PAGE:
Did you get to hear it? If you didn’t, then you must have been hanging out under a rock all weekend!
I’m talking about Lou Gehrig’s farewell speech—the one he gave at Yankee Stadium on July 4, 1939.
This last weekend marked the 70th anniversary of that speech and in a fitting tribute to #4 and to all individuals and families living with ALS around the world, Lou Gehrig’s “…luckiest man on the face of the earth” speech was read at baseball diamonds all across the country—and then replayed many times over on news reports all weekend long.
I remember the first time I heard that speech—or a Hollywood version of it—in The Pride of the Yankees. I have to admit, I had trouble at the time accepting that Lou Gehrig could honestly consider himself, “the luckiest man on the face of the earth,” especially considering the future he was facing. It just didn’t ring true to me.
I’d like to say that in time, I came to understand better what he was trying to say. But, in all honesty, that didn’t happen… I continued to struggle with the concept.
ALS is a terrible disease, and it’s hard to imagine that anyone diagnosed with a fatal neurodegenerative disease could consider himself “lucky.” Then again, perhaps my reaction is colored by my personal connection to the disease. In 2005, my brother-in-law was diagnosed with ALS. He died last November. I don’t think he was very lucky. I doubt that he, or anyone else with ALS, went around thinking how lucky he was for having been diagnosed with an untreatable, incurable disease that was likely to take his life in a mere 3-5 years.
At the same time, I have developed a new appreciation for the incredible strength and courage that is born out of this disease. I marvel at the ALS patients I have met who have not given up, but who have undertaken Herculean efforts to make a difference for future ALS patients. Who have created not-for-profit organizations, raised money for ALS research, and inspired thousands of people to work for the day when the horrors of ALS are a distant memory.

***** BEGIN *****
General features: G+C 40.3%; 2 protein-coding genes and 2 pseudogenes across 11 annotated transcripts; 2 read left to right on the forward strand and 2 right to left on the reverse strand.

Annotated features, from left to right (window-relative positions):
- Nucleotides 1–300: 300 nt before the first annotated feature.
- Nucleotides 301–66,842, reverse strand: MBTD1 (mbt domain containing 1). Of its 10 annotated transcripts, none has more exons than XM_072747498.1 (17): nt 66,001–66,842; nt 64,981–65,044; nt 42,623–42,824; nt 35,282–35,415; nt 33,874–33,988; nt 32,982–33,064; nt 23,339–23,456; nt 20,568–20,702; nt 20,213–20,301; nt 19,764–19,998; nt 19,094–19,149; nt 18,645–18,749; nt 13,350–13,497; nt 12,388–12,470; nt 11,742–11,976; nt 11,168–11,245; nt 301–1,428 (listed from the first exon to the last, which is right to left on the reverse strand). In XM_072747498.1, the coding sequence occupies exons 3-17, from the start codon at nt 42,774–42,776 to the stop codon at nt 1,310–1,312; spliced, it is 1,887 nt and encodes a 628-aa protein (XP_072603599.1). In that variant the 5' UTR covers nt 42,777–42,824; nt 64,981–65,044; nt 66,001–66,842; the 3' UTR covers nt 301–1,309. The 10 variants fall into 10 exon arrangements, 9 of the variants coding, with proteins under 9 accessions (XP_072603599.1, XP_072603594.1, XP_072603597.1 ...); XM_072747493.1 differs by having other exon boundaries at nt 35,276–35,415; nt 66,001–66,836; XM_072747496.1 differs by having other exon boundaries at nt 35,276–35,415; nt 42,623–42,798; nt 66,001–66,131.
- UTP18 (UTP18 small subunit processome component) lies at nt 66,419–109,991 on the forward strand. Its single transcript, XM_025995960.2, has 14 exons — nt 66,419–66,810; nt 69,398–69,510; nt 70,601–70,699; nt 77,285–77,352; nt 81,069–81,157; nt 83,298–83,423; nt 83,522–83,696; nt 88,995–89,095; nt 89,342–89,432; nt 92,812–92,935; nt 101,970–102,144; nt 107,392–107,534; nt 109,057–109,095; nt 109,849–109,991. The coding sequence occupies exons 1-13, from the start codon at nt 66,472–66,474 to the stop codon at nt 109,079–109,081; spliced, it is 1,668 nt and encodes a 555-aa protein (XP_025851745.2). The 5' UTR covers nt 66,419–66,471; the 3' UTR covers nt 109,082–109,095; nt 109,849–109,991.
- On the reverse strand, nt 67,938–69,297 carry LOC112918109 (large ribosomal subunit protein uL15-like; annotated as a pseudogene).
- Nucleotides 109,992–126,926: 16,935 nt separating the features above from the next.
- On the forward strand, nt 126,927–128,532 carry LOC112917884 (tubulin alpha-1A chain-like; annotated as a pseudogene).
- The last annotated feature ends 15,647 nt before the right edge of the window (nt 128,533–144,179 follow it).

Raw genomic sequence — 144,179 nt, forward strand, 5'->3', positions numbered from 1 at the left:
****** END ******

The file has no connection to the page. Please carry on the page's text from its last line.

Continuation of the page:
If there is any good fortune in being diagnosed with such a terrible disease, it must be in the unique opportunity to discover the unfathomable well of pure will and determination that most of us never have a reason to find within ourselves. Or perhaps it is in discovering just how many people truly love and care for you—sometimes, people you have never even met.
As I heard the famous farewell speech recited again over the weekend, I was struck by the way Gehrig focused on the “kindness and encouragement” he received from his fans. And the number of dear friends that he mentioned by name. Seeing the footage of him with his former rival, Babe Ruth, was just downright touching. In his speech, he expressed heart-felt gratitude for his parents, and his mother-in-law, and his dear wife, “who has been a tower of strength and shown more courage than you dreamed existed.”
So, maybe I am coming to understand just a bit of what he was saying. Discovering your own personal power to change the world and knowing that you have friends and family who love and care for you and are willing to join you on the quest… that’s pretty amazing!
Perhaps what has helped me to understand this better than anything is my affiliation with Prize4Life—talk about an amazing group of friends and family who have rallied for a cause! The people who created this unique organization, and who continue to support it, are helping me to comprehend whatever bit of good that there can be in this lousy disease.
Maybe the best way to commemorate the 70th anniversary of Lou Gehrig’s farewell speech is to do something—anything—to reach out to ALS patients around the world and let them know that they have friends in far-flung regions. That there are hundreds of thousands of us out here—all around the world—who care and who are working to create a world without ALS. Blog, tweet, volunteer, donate, call, email, write, hug… do something! It may not make every ALS patient in the world feel like the luckiest person on the face of the earth, but it can’t hurt!
So… what are you going to do?
James E. Giessler
President & Chief Development Officer